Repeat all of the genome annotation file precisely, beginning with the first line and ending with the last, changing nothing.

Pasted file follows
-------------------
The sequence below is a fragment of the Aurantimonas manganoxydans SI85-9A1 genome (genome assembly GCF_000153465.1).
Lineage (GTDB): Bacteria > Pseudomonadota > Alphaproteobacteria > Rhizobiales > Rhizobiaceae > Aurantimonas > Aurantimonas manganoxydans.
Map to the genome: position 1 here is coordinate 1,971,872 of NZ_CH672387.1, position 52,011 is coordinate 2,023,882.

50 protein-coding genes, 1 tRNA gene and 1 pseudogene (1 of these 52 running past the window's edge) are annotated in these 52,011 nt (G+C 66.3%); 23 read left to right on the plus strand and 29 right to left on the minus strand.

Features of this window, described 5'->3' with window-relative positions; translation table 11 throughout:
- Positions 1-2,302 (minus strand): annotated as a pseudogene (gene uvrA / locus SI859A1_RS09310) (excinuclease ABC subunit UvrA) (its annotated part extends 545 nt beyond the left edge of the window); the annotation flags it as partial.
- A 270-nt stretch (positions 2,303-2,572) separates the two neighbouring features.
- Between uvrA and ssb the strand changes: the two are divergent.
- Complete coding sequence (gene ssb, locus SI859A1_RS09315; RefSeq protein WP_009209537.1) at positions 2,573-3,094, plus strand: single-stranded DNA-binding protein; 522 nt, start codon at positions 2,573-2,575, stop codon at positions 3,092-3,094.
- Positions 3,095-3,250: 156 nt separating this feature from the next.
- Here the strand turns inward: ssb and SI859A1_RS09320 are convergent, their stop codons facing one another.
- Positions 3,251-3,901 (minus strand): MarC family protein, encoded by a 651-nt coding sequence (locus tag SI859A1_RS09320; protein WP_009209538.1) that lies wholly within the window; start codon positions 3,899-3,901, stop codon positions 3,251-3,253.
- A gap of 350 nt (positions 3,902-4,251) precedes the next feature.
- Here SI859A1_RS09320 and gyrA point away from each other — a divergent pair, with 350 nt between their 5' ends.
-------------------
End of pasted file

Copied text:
The sequence below is a fragment of the Aurantimonas manganoxydans SI85-9A1 genome (genome assembly GCF_000153465.1).
Lineage (GTDB): Bacteria > Pseudomonadota > Alphaproteobacteria > Rhizobiales > Rhizobiaceae > Aurantimonas > Aurantimonas manganoxydans.
Map to the genome: position 1 here is coordinate 1,971,872 of NZ_CH672387.1, position 52,011 is coordinate 2,023,882.

50 protein-coding genes, 1 tRNA gene and 1 pseudogene (1 of these 52 running past the window's edge) are annotated in these 52,011 nt (G+C 66.3%); 23 read left to right on the plus strand and 29 right to left on the minus strand.

Features of this window, described 5'->3' with window-relative positions; translation table 11 throughout:
- Positions 1-2,302 (minus strand): annotated as a pseudogene (gene uvrA / locus SI859A1_RS09310) (excinuclease ABC subunit UvrA) (its annotated part extends 545 nt beyond the left edge of the window); the annotation flags it as partial.
- A 270-nt stretch (positions 2,303-2,572) separates the two neighbouring features.
- Between uvrA and ssb the strand changes: the two are divergent.
- Complete coding sequence (gene ssb, locus SI859A1_RS09315; RefSeq protein WP_009209537.1) at positions 2,573-3,094, plus strand: single-stranded DNA-binding protein; 522 nt, start codon at positions 2,573-2,575, stop codon at positions 3,092-3,094.
- Positions 3,095-3,250: 156 nt separating this feature from the next.
- Here the strand turns inward: ssb and SI859A1_RS09320 are convergent, their stop codons facing one another.
- Positions 3,251-3,901 (minus strand): MarC family protein, encoded by a 651-nt coding sequence (locus tag SI859A1_RS09320; protein WP_009209538.1) that lies wholly within the window; start codon positions 3,899-3,901, stop codon positions 3,251-3,253.
- A gap of 350 nt (positions 3,902-4,251) precedes the next feature.
- Here SI859A1_RS09320 and gyrA point away from each other — a divergent pair, with 350 nt between their 5' ends.